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October 29, 2020 October 29, 2020

Lion’s Club is 85 years young

Posted on March 19, 2020 by Taber Times
LION ROAR: PIP Judge Brian Stevenson was on hand at the Taber Legion on Saturday to congratulate Taber Lion's Club on its 85 years of serving the community. TIMES PHOTO BY GREG PRICE

By Greg Price
Taber Times
gprice@tabertimes.com

Lots of people got to enjoy birthday cake at the Taber Legion on Saturday as Taber Lion’s Club celebrated its 85th birthday of service to the community.

Several dignitaries were on hand to see the momentous occasion as the past presidents of 85 years were recognized with a lighting ceremony, along with a historical perspective of how much impact the organization has had by presenter Joe Orban.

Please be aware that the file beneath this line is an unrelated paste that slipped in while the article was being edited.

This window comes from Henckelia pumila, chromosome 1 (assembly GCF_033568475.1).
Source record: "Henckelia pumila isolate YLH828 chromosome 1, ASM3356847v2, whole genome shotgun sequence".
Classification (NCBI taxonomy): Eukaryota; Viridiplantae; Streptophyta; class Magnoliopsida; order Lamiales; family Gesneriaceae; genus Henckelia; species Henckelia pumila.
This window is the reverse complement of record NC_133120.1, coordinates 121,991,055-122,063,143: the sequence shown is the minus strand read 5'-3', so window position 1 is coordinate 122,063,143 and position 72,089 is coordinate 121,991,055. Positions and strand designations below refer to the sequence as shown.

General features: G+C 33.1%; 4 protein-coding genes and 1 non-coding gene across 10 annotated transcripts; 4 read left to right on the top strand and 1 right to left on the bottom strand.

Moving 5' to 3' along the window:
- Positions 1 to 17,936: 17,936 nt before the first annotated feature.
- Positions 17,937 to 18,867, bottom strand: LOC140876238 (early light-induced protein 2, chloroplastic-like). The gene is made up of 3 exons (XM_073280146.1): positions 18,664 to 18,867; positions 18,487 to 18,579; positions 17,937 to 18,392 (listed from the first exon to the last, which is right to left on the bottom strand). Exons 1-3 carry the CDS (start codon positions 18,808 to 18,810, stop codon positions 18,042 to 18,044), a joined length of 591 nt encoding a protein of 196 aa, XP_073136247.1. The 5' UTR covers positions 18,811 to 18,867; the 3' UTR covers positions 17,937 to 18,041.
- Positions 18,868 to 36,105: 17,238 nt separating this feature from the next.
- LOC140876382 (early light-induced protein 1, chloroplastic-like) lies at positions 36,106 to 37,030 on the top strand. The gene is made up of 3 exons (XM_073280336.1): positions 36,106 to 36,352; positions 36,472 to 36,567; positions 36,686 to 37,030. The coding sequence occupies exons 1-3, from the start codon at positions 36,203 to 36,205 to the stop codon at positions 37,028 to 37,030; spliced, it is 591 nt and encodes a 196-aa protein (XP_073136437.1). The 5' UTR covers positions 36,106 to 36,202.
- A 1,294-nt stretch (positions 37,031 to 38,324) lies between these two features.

Commemorating the day was also special guest speaker PIP Judge Brian Stevenson.

Taber received its charter in March of 1935 from Lions Club International.

“One thing that hasn’t changed over the years is the dedication and commitment of the Taber Lion’s Club helped by the Lady Lions and Lioness Club to help make Taber a better place to live, to work and to play,” said Stevenson.

Several Lethbridge Lions came to Taber in 1935 to explain the purposes and objectives of the club, which would make an impact on the community for the next 85 years.

“The contributions of the Lions and Lioness have made Taber the prosperous and vibrant community it is today,” said Stevenson.